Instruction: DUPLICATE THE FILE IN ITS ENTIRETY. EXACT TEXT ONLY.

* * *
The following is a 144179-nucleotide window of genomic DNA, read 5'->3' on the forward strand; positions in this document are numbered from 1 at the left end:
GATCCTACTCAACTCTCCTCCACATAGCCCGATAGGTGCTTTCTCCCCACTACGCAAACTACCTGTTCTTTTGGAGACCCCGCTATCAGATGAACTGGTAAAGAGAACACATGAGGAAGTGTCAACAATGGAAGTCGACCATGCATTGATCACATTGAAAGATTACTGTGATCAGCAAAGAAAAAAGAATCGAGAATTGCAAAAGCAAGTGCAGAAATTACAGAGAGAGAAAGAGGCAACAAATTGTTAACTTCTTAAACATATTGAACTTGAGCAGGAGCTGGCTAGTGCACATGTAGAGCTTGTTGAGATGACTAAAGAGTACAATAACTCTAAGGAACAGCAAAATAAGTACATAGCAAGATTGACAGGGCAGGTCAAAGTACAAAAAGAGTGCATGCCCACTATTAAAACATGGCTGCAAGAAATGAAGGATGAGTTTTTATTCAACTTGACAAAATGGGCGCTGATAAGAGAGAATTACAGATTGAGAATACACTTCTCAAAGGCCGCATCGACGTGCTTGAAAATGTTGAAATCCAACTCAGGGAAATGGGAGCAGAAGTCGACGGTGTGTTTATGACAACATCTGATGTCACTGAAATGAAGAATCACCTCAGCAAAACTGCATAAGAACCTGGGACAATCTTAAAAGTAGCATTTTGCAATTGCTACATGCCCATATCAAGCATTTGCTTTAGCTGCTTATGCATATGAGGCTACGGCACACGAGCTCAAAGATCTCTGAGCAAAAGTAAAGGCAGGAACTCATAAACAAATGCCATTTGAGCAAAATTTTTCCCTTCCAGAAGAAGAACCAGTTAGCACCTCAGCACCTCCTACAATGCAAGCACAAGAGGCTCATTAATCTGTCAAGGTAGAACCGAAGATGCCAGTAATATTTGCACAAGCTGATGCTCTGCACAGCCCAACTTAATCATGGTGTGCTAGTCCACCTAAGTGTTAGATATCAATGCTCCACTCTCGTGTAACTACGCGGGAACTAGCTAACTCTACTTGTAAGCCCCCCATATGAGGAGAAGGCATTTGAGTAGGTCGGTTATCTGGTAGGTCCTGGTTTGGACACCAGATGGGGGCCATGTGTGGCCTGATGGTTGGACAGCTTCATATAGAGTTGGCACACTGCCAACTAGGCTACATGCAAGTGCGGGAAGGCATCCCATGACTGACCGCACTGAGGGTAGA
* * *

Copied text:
The following is a 144179-nucleotide window of genomic DNA, read 5'->3' on the forward strand; positions in this document are numbered from 1 at the left end:
GATCCTACTCAACTCTCCTCCACATAGCCCGATAGGTGCTTTCTCCCCACTACGCAAACTACCTGTTCTTTTGGAGACCCCGCTATCAGATGAACTGGTAAAGAGAACACATGAGGAAGTGTCAACAATGGAAGTCGACCATGCATTGATCACATTGAAAGATTACTGTGATCAGCAAAGAAAAAAGAATCGAGAATTGCAAAAGCAAGTGCAGAAATTACAGAGAGAGAAAGAGGCAACAAATTGTTAACTTCTTAAACATATTGAACTTGAGCAGGAGCTGGCTAGTGCACATGTAGAGCTTGTTGAGATGACTAAAGAGTACAATAACTCTAAGGAACAGCAAAATAAGTACATAGCAAGATTGACAGGGCAGGTCAAAGTACAAAAAGAGTGCATGCCCACTATTAAAACATGGCTGCAAGAAATGAAGGATGAGTTTTTATTCAACTTGACAAAATGGGCGCTGATAAGAGAGAATTACAGATTGAGAATACACTTCTCAAAGGCCGCATCGACGTGCTTGAAAATGTTGAAATCCAACTCAGGGAAATGGGAGCAGAAGTCGACGGTGTGTTTATGACAACATCTGATGTCACTGAAATGAAGAATCACCTCAGCAAAACTGCATAAGAACCTGGGACAATCTTAAAAGTAGCATTTTGCAATTGCTACATGCCCATATCAAGCATTTGCTTTAGCTGCTTATGCATATGAGGCTACGGCACACGAGCTCAAAGATCTCTGAGCAAAAGTAAAGGCAGGAACTCATAAACAAATGCCATTTGAGCAAAATTTTTCCCTTCCAGAAGAAGAACCAGTTAGCACCTCAGCACCTCCTACAATGCAAGCACAAGAGGCTCATTAATCTGTCAAGGTAGAACCGAAGATGCCAGTAATATTTGCACAAGCTGATGCTCTGCACAGCCCAACTTAATCATGGTGTGCTAGTCCACCTAAGTGTTAGATATCAATGCTCCACTCTCGTGTAACTACGCGGGAACTAGCTAACTCTACTTGTAAGCCCCCCATATGAGGAGAAGGCATTTGAGTAGGTCGGTTATCTGGTAGGTCCTGGTTTGGACACCAGATGGGGGCCATGTGTGGCCTGATGGTTGGACAGCTTCATATAGAGTTGGCACACTGCCAACTAGGCTACATGCAAGTGCGGGAAGGCATCCCATGACTGACCGCACTGAGGGTAGA